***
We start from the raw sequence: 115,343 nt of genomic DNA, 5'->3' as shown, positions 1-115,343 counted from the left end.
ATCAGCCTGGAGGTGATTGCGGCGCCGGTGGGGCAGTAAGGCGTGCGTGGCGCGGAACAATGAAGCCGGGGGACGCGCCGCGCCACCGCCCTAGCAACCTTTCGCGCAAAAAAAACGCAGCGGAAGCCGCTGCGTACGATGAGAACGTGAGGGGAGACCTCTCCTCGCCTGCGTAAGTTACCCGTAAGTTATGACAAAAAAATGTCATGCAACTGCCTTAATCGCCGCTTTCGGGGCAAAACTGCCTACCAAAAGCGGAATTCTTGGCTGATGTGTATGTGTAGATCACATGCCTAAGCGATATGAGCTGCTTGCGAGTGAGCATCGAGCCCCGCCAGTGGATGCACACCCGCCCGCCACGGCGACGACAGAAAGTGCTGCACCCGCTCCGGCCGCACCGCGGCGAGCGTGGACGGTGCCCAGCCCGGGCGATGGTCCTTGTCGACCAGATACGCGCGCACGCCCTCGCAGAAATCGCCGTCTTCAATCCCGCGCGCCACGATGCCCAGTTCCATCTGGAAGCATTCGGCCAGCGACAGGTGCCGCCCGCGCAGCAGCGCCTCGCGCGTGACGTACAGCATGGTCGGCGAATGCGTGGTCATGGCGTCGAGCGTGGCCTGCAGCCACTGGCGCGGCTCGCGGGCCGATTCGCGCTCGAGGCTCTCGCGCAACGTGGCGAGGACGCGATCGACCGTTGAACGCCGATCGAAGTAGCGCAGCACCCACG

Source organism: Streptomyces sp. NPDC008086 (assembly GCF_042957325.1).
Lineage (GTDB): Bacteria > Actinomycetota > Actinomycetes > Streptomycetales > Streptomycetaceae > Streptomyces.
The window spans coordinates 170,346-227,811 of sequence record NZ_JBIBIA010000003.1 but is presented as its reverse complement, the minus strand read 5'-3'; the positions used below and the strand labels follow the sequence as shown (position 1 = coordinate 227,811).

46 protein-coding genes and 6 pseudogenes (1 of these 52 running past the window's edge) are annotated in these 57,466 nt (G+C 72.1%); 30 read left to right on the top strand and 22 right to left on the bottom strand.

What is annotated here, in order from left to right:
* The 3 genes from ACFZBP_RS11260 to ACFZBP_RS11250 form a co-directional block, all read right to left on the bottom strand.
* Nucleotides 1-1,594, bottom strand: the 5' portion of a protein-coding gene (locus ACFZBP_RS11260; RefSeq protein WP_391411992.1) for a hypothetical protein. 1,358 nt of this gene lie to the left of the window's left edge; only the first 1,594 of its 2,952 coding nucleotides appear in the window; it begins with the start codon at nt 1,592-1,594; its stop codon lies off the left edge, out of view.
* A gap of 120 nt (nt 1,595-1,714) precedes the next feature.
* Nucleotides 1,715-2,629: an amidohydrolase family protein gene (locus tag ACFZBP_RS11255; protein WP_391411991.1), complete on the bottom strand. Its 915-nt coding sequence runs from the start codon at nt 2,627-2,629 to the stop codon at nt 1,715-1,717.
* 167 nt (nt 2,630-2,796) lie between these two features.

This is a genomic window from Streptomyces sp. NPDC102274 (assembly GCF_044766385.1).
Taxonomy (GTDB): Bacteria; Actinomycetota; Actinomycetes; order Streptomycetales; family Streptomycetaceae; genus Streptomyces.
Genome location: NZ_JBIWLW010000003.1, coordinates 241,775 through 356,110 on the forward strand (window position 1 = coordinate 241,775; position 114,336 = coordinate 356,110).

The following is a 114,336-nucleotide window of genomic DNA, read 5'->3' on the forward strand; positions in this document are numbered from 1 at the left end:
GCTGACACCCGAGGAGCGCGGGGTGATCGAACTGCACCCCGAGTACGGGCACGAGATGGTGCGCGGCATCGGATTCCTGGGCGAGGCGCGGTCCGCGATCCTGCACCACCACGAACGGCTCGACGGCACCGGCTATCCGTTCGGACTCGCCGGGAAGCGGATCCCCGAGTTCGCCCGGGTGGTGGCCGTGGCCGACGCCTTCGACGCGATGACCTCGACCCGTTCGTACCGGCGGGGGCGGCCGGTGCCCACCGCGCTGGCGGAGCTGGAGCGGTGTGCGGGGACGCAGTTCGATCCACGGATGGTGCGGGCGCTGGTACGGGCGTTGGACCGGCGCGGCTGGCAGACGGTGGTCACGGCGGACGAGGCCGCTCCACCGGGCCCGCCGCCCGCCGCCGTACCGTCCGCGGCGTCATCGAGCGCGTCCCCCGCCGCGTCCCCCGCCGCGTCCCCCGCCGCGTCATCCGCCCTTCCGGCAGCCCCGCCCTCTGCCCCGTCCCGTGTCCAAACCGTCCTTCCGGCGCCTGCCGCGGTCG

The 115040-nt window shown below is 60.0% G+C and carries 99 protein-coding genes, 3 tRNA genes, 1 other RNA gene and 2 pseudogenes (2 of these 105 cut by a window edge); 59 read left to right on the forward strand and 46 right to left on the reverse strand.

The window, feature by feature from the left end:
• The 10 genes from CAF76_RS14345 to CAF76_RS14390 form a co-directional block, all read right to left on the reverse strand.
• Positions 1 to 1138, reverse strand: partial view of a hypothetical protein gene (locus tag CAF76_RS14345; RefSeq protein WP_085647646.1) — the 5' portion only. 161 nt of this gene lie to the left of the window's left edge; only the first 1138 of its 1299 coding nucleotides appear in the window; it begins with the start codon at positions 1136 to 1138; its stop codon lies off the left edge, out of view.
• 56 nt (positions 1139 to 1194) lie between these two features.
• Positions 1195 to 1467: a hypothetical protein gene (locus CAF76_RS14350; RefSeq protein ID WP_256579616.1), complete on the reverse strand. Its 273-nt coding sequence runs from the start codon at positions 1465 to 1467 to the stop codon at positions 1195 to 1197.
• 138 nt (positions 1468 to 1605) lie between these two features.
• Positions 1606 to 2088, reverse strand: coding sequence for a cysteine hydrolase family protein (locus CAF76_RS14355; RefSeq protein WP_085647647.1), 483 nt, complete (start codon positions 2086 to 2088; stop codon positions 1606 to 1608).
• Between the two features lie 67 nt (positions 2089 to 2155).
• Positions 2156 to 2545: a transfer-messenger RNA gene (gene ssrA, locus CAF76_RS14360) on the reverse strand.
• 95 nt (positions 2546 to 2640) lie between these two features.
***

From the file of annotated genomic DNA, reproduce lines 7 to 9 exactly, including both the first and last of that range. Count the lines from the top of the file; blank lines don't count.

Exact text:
What is annotated here, in order from left to right:
* The 3 genes from ACFZBP_RS11260 to ACFZBP_RS11250 form a co-directional block, all read right to left on the bottom strand.
* Nucleotides 1-1,594, bottom strand: the 5' portion of a protein-coding gene (locus ACFZBP_RS11260; RefSeq protein WP_391411992.1) for a hypothetical protein. 1,358 nt of this gene lie to the left of the window's left edge; only the first 1,594 of its 2,952 coding nucleotides appear in the window; it begins with the start codon at nt 1,592-1,594; its stop codon lies off the left edge, out of view.